Archival and Records Management Automation

Article excerpt

Just as Athena sprung fully armored from the head of Zeus, so too were records managers born from archivists. Almost at once after the birth the child went on its way. In the decades following World War II records managers and archivists split to pursue different goals along separate paths. On occasion however, their objectives and methods have overlapped. To a greater or lesser extent, both archivists and records managers now have come to grips with automation, although the goals of each group have been different when dealing with computer technology. Because of these differences, it appears records managers and archivists have taken divergent automation paths. Appearances are deceptive. Although it is not at first apparent, at the most basic level the aims of archival and records management fit as do two pieces of a puzzle.



In the records management text, Information and Records Management, Mary F. Robek, Gerald F. Brown and Wilmer O. Maedke describe the objectives of a records management program as follows:

1. to furnish accurate and complete information when it is required to manage and operate the organization efficiently

2. to process recorded information as efficiently as possible

3. to provide information and records at the lowest possible cost

4. to render maximum service to the customer ((user of the records). (1)

The computer fits nicely into these objectives. It takes no great mind to see that automation increases the speed of information retrieval, provided the computer is up and running. Records can be maintained on floppy or hard disks, theoretically eliminating the need for excess paper clutter and filing cabinets. Indeed, records managers have seen computers and word processors as a means to decrease paper and improve work efficiency. Yet automation is not without its pitfalls. According to Robek, Brown and Maedke, "Soft copy, the material that is displayed on the terminal, reduces the amount of paper that must be handled, but the printers that can be activated by the terminals generate a deluge of information on paper." (2) At the same time, the authors note, "Magnetic tapes present new problems, particularly in divising retention schedules.' (3) For records managers then, the two foremost challenges presented by automation are using the computer to promote efficiency while determining methods of retention for computer records.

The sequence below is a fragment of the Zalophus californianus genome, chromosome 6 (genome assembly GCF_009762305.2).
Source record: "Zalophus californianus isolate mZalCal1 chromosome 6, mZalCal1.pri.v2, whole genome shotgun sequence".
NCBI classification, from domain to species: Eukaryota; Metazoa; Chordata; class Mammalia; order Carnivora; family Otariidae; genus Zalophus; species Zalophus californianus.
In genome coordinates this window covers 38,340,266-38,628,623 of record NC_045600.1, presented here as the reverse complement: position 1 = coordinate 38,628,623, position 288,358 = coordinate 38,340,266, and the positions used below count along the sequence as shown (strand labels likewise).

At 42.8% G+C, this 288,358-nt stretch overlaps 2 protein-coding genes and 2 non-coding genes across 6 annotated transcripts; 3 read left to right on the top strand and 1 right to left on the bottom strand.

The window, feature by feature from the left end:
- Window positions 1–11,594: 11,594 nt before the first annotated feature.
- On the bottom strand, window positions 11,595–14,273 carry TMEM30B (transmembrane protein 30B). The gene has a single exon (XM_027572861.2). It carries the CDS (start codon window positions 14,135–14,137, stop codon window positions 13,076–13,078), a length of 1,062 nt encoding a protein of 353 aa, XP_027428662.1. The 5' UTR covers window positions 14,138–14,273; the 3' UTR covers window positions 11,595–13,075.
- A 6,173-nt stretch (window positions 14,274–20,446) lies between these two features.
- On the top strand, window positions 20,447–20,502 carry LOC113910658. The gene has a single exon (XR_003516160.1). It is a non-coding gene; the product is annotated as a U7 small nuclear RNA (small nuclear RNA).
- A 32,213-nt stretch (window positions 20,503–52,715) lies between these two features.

At the core of a records management program is the life cycle concept of records control. John Grundman describes records management in terms of the life cycle concept as "not merely to filing and finding, but to control of information in a much broader sense: monitoring it from the time of its creation through the stages of filing, retrieval, inactive storage and eventual destruction, and providing standards and procedures for carrying out these tasks." (4) In addition to these stages, archivists and most records mangers are also concerned with permanent retention of some documents. To achieve this control, the records manager tracks a document or form on its journey through the office world. The records manager makes not of where a copy of a document is retained, simplifies forms for efficiency, and improves filing systems and techniques for quick retrieval of records. Once the information flow is under control, the records manager can begin to examine the possibilities automation may offer to the office. Without control, automation is useless. As Ira A. Penn puts it, "If you've got a mess and you automate it, you'll have an automated mess! And that's a lot worse than a manual mess." (5)


Assuming the information flow is under the records manager's control, automation can be introduced into the office environment. The first step in automating an office is determining whether or not automation will improve the efficiency of the operation. …


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